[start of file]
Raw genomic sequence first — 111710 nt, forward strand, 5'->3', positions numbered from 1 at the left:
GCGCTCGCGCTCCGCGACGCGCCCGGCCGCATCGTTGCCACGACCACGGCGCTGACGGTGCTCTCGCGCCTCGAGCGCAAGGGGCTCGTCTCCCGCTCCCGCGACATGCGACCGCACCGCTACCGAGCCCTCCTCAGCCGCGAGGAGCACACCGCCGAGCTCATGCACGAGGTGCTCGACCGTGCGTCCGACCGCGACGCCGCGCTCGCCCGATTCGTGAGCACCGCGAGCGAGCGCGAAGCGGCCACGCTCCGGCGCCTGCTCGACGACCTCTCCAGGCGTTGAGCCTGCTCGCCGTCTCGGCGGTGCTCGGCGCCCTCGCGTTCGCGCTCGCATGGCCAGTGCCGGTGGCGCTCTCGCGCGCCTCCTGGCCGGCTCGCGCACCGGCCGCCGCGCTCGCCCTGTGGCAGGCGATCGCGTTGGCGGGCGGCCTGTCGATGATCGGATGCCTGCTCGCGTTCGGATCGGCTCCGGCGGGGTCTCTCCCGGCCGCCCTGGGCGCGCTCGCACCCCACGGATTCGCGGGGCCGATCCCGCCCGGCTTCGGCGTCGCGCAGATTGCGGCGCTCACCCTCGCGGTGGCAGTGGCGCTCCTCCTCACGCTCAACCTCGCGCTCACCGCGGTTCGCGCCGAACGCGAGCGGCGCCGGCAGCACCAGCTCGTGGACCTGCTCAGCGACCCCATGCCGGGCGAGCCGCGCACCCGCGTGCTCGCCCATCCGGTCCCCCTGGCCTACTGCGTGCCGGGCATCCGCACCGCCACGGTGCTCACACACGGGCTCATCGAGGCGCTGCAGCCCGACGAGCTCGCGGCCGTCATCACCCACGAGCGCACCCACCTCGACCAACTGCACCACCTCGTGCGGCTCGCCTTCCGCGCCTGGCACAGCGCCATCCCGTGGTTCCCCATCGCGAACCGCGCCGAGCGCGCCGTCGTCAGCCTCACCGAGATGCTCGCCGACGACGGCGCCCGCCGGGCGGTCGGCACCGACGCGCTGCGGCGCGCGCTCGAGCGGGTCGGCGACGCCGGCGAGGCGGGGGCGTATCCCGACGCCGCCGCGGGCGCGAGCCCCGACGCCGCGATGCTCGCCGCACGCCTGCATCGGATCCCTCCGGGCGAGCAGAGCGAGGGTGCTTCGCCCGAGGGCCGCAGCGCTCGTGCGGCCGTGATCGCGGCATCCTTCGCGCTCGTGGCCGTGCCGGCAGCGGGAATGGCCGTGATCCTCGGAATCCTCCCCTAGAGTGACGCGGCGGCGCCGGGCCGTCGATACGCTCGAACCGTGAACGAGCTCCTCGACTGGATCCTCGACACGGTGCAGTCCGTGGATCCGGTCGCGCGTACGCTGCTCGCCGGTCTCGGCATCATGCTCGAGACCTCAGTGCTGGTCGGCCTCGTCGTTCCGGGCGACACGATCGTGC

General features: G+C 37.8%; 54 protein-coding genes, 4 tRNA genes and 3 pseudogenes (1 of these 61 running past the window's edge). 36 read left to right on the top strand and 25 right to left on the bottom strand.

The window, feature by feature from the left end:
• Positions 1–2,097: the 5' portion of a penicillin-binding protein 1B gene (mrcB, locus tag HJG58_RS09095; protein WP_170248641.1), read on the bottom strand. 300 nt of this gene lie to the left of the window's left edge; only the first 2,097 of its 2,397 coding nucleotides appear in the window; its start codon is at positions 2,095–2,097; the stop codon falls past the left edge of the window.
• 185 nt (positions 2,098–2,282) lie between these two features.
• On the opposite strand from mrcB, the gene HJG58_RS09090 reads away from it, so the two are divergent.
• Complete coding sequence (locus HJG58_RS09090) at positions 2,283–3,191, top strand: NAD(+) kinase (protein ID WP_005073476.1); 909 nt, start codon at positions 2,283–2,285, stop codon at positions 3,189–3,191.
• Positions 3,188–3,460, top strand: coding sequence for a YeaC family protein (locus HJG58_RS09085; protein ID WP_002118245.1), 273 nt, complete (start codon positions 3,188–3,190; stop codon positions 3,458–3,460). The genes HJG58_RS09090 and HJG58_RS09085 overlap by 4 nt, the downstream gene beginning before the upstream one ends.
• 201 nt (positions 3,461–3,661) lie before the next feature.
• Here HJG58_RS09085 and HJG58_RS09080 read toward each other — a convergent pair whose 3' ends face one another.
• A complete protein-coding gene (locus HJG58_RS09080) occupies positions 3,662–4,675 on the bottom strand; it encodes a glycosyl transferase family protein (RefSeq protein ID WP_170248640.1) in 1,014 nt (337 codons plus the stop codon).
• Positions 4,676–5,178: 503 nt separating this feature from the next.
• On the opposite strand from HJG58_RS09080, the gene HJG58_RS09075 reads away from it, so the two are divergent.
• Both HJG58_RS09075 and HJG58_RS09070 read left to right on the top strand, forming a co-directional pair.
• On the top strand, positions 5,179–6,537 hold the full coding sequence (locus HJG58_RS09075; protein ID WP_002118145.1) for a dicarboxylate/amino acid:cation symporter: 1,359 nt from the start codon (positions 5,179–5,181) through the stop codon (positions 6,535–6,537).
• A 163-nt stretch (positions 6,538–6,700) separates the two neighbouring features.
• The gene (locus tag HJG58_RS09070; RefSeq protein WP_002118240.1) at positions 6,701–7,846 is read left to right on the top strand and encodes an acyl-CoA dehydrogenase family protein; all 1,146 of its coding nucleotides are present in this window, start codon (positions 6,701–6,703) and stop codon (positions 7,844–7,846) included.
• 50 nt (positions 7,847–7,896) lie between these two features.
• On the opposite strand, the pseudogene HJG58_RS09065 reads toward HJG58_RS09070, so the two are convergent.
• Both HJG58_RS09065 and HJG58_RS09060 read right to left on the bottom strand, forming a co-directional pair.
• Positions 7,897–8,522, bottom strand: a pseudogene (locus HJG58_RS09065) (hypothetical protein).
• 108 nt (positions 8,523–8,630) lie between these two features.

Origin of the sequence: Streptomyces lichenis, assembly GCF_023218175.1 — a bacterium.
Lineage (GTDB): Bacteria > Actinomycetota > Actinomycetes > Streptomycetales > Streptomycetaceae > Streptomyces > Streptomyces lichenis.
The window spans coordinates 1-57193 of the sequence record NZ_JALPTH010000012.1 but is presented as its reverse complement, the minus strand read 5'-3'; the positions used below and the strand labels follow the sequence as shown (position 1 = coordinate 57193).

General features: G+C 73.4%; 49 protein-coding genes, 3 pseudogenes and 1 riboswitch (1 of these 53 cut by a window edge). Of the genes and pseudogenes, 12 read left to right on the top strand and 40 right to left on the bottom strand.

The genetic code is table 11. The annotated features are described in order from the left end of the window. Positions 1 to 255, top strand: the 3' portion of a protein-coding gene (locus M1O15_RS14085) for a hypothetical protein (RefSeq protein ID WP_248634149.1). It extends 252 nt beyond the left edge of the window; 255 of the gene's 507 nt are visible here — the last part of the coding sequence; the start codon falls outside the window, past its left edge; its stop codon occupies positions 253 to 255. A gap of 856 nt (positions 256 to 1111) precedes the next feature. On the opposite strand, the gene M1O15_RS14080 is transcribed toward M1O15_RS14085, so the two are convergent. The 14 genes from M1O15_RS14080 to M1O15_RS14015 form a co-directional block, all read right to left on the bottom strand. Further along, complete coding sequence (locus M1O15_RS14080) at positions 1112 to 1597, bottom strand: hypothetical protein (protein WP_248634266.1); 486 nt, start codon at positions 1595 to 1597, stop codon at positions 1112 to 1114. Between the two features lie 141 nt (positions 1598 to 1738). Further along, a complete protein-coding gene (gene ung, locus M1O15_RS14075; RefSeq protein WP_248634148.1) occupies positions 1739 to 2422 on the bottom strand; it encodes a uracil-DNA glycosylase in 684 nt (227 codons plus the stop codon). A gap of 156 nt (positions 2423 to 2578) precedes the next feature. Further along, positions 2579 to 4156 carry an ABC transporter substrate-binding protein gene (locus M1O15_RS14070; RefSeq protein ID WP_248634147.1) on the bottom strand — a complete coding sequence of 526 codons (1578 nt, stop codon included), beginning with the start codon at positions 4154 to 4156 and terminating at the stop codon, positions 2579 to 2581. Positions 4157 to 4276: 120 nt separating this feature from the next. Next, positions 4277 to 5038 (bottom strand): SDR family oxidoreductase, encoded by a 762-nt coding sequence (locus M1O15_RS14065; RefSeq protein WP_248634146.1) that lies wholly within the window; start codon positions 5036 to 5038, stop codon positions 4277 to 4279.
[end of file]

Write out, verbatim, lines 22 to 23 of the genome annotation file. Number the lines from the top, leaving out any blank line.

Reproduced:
• Positions 7,897–8,522, bottom strand: a pseudogene (locus HJG58_RS09065) (hypothetical protein).
• 108 nt (positions 8,523–8,630) lie between these two features.